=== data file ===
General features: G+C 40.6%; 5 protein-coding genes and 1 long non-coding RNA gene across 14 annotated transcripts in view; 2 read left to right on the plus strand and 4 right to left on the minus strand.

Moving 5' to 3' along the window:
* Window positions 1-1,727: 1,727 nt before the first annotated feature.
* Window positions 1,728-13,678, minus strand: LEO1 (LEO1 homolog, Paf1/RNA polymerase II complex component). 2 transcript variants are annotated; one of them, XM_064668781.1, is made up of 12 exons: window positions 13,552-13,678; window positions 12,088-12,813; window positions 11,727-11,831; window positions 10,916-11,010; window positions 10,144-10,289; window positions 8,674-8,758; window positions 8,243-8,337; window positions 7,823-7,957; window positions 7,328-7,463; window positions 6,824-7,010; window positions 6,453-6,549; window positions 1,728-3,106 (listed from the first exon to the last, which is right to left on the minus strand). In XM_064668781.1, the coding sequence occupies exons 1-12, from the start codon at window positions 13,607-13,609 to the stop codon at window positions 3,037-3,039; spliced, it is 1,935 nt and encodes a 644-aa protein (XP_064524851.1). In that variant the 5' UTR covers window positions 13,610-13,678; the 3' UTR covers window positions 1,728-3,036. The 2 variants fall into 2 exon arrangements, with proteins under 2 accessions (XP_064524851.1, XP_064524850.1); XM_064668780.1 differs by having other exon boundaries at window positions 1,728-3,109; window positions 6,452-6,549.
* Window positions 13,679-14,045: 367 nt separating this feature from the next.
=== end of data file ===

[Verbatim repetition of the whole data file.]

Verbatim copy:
General features: G+C 40.6%; 5 protein-coding genes and 1 long non-coding RNA gene across 14 annotated transcripts in view; 2 read left to right on the plus strand and 4 right to left on the minus strand.

Moving 5' to 3' along the window:
* Window positions 1-1,727: 1,727 nt before the first annotated feature.
* Window positions 1,728-13,678, minus strand: LEO1 (LEO1 homolog, Paf1/RNA polymerase II complex component). 2 transcript variants are annotated; one of them, XM_064668781.1, is made up of 12 exons: window positions 13,552-13,678; window positions 12,088-12,813; window positions 11,727-11,831; window positions 10,916-11,010; window positions 10,144-10,289; window positions 8,674-8,758; window positions 8,243-8,337; window positions 7,823-7,957; window positions 7,328-7,463; window positions 6,824-7,010; window positions 6,453-6,549; window positions 1,728-3,106 (listed from the first exon to the last, which is right to left on the minus strand). In XM_064668781.1, the coding sequence occupies exons 1-12, from the start codon at window positions 13,607-13,609 to the stop codon at window positions 3,037-3,039; spliced, it is 1,935 nt and encodes a 644-aa protein (XP_064524851.1). In that variant the 5' UTR covers window positions 13,610-13,678; the 3' UTR covers window positions 1,728-3,036. The 2 variants fall into 2 exon arrangements, with proteins under 2 accessions (XP_064524851.1, XP_064524850.1); XM_064668780.1 differs by having other exon boundaries at window positions 1,728-3,109; window positions 6,452-6,549.
* Window positions 13,679-14,045: 367 nt separating this feature from the next.